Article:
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Grace is Real

October 20, 2019

Scripture: Jonah 2:1-10

I. Grace is something you don’t deserve.

A. What does Jonah do as soon as he gets swallowed by the fish? He does what you or I would do. He prays (vs. 1). When Jonah prayed, he must have wondered if God would help him. He wondered for a few different reasons. First, who does it say in Jonah 1:17 sent the fish to swallow Jonah? The LORD. And then in Jonah 2:3 we read who Jonah knew had thrown him into the stormy sea. Again, it was God. Jonah knew that he was being judged by God for his rebellion, and he knew he deserved it. Why then would God save his life?

B. Jonah had been thinking that he did not need God’s grace. “Other people do. But not me.” Jonah was a Jew. He was one of God’s chosen people. And he was also a prophet of God. He was the best of the best. Now, the Ninevites, those wicked people who were guilty of state-sponsored terrorism, they needed God’s grace. But then Jonah hit rock bottom in his life. Jonah in the belly of that fish finally understood that he did not deserve God’s mercy and grace either. He deserved God’s judgment – not God’s grace. So, Jonah prayed for God to save his life.

II. Grace is realizing you can’t repair your relationship with God.

A. In verse 4 we read what Jonah thinks as he prays. While he sinks into the ocean, he prays to God, “I am driven away from your sight.” He thinks that he has now been completely rejected by God. Jonah begins thinking about a place he mentions in both verse 4 and verse 7. It is the temple in Jerusalem. What was it about the temple that gave Jonah hope? In the temple there was a box covered with gold that was in the most holy place of the temple called the ark of the covenant. On top of that ark was something called the mercy seat.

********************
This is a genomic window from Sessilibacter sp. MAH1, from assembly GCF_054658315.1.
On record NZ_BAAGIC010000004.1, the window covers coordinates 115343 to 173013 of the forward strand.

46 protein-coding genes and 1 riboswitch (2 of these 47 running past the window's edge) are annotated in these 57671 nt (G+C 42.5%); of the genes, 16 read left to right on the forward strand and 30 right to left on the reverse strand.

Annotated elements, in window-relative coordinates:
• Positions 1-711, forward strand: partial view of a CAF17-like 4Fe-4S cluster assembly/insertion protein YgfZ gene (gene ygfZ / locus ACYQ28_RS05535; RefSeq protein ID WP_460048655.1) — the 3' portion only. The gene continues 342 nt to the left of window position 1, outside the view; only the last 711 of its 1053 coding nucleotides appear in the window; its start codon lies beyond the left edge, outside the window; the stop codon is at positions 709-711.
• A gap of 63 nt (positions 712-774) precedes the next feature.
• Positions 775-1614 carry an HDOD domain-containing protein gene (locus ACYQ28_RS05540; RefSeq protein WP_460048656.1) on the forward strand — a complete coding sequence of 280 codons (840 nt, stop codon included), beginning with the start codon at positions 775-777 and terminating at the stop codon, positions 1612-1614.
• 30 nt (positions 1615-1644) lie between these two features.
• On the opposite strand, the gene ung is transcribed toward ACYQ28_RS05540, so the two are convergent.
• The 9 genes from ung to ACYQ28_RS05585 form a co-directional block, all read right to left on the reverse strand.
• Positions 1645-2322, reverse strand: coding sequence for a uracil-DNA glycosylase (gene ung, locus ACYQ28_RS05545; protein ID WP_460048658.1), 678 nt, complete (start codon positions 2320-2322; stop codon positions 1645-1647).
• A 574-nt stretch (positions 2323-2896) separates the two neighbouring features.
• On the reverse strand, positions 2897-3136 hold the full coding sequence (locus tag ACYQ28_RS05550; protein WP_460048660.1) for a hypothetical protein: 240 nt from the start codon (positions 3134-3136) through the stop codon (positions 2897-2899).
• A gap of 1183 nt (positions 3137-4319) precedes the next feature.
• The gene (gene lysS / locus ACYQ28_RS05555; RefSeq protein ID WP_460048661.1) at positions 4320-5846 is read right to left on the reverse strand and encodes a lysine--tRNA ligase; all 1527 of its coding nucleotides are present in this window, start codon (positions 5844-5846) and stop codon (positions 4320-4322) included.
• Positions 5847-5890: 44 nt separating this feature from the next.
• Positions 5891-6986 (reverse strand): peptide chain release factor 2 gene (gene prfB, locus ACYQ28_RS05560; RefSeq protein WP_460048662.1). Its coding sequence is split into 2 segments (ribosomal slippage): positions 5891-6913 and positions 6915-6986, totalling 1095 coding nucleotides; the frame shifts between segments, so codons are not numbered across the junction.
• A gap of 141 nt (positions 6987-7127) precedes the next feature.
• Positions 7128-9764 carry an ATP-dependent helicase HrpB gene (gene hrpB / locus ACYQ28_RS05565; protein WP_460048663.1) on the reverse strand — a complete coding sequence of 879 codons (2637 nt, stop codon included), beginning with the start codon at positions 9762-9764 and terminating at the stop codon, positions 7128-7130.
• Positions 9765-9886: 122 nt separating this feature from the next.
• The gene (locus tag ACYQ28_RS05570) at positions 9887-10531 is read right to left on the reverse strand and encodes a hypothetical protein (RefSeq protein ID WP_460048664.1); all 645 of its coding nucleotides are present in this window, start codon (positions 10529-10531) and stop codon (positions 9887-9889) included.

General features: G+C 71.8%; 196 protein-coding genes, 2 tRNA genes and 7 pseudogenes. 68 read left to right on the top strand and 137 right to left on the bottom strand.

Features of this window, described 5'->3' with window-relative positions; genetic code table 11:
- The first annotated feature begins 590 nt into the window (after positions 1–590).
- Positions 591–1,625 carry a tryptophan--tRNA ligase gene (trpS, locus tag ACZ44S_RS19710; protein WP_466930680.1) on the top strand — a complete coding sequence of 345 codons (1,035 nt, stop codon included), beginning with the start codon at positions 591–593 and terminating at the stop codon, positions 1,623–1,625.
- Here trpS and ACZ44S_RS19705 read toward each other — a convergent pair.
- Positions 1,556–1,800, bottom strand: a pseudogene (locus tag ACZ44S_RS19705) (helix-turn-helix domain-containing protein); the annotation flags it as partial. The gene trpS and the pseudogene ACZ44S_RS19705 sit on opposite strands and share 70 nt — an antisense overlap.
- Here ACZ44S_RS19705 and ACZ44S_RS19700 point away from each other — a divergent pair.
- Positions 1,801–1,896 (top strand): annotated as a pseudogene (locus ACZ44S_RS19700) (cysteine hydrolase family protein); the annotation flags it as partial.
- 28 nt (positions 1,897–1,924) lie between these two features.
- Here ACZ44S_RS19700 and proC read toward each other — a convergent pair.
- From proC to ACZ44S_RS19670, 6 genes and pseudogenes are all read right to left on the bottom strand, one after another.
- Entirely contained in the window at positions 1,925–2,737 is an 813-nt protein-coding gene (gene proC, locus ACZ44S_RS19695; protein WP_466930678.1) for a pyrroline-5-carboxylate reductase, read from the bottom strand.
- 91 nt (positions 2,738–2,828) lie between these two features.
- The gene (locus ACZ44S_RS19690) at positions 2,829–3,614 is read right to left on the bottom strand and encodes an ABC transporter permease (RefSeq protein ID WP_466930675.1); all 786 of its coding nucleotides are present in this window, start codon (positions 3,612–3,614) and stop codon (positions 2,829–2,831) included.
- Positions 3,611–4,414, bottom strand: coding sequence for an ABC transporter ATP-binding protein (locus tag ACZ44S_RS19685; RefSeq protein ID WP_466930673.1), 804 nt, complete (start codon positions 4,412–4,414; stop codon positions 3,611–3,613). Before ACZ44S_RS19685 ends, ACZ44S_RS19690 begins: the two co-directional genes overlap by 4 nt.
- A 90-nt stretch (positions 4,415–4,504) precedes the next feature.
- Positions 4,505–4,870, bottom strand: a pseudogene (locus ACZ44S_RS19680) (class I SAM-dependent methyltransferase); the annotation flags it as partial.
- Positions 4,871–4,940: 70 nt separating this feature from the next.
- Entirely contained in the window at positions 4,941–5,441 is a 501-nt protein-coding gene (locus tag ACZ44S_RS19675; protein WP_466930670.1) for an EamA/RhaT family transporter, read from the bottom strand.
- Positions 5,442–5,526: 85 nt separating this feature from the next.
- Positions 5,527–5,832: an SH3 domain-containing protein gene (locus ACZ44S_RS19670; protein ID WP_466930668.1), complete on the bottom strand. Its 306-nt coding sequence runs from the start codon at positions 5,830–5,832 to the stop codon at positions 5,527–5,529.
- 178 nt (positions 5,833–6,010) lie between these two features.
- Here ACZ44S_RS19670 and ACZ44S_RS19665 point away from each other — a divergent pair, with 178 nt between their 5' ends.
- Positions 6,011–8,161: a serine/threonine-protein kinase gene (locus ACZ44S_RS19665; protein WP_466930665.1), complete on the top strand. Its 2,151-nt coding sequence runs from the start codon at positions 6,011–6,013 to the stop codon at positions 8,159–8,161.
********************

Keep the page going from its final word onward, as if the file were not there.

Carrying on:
B. Exodus 25:22: There I will meet with you, and from above the mercy seat, from between the two cherubim that are on the ark of the testimony, I will speak with you about all that I will give you in commandment for the people of Israel.” God had promised to show mercy to His people in the temple even though they had sinned and did not deserve mercy. There were no good deeds the people could do to repair their relationship with God. But God had still promised to show mercy to His people. And it was this promise of mercy that gave Jonah hope.

III. Grace is realizing how costly God’s salvation is.

A. In Jonah 2:8 Jonah prays, “Those who pay regard to vain idols forsake their hope of steadfast love.” The words steadfast love could also be translated with the words goodness, kindness, faithfulness. In short, it refers to God’s grace. God will remain faithful to us even when we sin and are unfaithful to Him. But it costs God something to forgive us. We see the cost of salvation on the Day of Atonement in from Leviticus 16:14: And he shall take some of the blood of the bull and sprinkle it with his finger on the front of the mercy seat on the east side, and in front of the mercy seat he shall sprinkle some of the blood with his finger seven times.” It is only when the death of another secures our forgiveness that we can have a restored relationship with God. So, Christ had to shed His blood to save us.

The miracle of God’s grace is real. Let us rejoice and be glad in it.     

The book of Jonah
Commentaries on Jonah by Desmond Alexander and Timothy Keller